Aegisthus mucronatus


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Off Southern California; Cape Mendocino, CA; Strait of Juan De Fuca, WA; South Africa, near Tristan da Cunha Id.; near Cape Verde Id.; Bay of Biscay; Gulf of Gascogne; Atlantic slope off Ireland; Gulf of Maine.
Mesopelagic to bathypelagic, shelf and shelf break.
Female 2.2-2.6 mm; male 1.7-2.0 mm
Useful Facts or Characters: 

In the both sexes the caudal setae are about 4-6 times the length of the cephalothorax with a bifid end.  The 1st antennae are 6-segmented in females and 7-segmented in males.  The males lack the long rostrum that is prominent in females.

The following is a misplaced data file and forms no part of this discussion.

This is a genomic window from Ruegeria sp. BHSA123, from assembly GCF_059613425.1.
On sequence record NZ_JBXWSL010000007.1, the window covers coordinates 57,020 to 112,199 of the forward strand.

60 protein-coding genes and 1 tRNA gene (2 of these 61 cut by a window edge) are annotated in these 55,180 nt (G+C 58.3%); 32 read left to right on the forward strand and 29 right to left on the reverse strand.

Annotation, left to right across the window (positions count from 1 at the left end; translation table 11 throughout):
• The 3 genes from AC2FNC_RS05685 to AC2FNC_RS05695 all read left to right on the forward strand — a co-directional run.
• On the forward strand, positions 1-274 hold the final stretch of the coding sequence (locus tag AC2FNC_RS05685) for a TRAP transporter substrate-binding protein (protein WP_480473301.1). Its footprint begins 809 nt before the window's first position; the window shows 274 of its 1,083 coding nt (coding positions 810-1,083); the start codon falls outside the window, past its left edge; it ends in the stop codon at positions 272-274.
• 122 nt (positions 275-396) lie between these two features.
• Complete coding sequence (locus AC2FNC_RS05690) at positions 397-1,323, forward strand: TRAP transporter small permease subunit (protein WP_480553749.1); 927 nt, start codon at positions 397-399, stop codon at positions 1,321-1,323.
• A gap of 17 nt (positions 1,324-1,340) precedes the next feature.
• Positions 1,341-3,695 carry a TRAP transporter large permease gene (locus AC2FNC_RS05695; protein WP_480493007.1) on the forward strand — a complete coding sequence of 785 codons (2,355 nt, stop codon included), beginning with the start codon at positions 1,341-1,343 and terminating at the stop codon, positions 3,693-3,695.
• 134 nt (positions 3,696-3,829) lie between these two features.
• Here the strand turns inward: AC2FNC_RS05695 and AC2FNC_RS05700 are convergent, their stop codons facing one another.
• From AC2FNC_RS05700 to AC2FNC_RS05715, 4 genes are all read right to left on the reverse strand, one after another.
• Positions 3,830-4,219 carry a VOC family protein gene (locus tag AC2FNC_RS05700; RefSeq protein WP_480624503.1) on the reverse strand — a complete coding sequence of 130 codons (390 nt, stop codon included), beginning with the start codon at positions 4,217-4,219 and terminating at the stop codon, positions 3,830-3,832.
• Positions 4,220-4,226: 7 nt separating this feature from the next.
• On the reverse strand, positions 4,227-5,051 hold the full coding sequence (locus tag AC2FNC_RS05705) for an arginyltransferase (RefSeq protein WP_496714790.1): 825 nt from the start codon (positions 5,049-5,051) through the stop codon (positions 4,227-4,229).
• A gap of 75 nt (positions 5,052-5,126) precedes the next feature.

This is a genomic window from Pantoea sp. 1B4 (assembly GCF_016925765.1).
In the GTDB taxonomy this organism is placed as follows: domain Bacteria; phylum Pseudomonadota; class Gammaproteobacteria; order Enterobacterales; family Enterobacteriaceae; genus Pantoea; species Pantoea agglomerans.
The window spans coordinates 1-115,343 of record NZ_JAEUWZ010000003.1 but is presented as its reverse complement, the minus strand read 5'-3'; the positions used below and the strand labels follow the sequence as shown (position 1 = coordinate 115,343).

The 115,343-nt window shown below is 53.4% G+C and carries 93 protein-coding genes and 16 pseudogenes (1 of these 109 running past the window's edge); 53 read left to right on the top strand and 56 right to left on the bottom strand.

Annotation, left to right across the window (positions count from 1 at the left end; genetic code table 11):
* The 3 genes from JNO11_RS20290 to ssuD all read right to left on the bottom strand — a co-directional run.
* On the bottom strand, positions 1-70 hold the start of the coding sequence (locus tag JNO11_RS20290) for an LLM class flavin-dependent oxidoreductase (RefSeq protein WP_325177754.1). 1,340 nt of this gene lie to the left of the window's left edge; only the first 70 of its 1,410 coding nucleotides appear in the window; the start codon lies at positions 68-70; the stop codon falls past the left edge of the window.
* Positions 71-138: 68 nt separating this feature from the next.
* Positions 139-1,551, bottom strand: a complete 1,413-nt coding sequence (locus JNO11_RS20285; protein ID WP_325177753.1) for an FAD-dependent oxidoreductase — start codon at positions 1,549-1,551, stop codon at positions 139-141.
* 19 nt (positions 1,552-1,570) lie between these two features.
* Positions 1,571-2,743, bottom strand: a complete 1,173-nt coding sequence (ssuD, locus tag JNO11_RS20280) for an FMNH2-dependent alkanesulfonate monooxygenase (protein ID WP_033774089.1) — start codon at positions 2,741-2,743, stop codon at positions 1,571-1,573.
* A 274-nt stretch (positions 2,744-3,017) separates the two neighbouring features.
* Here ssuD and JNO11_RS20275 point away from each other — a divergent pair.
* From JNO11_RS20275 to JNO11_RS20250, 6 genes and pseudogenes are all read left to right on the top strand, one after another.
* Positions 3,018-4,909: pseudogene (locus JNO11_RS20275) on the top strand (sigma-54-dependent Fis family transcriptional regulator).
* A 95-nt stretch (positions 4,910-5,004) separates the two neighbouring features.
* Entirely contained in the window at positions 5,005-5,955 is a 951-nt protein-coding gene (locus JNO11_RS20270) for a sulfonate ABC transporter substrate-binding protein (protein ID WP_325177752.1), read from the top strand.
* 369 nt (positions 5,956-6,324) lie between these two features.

Natural History: 

Elongate, bifid caudal setae.


Davis, C.C. (1949)  The pelagic Copepoda of the northeastern Pacific Ocean.  University of Washington Publications in Biology 14: 1-118.

Johnson, M.W.  (1937)  Notes on the final metamorphosis of the male of Aegisthus mucronatus Giesbrecht, and its bearing on the status of some uncertain species.  Trans. Amer. Micr. Soc. 56: 505-509.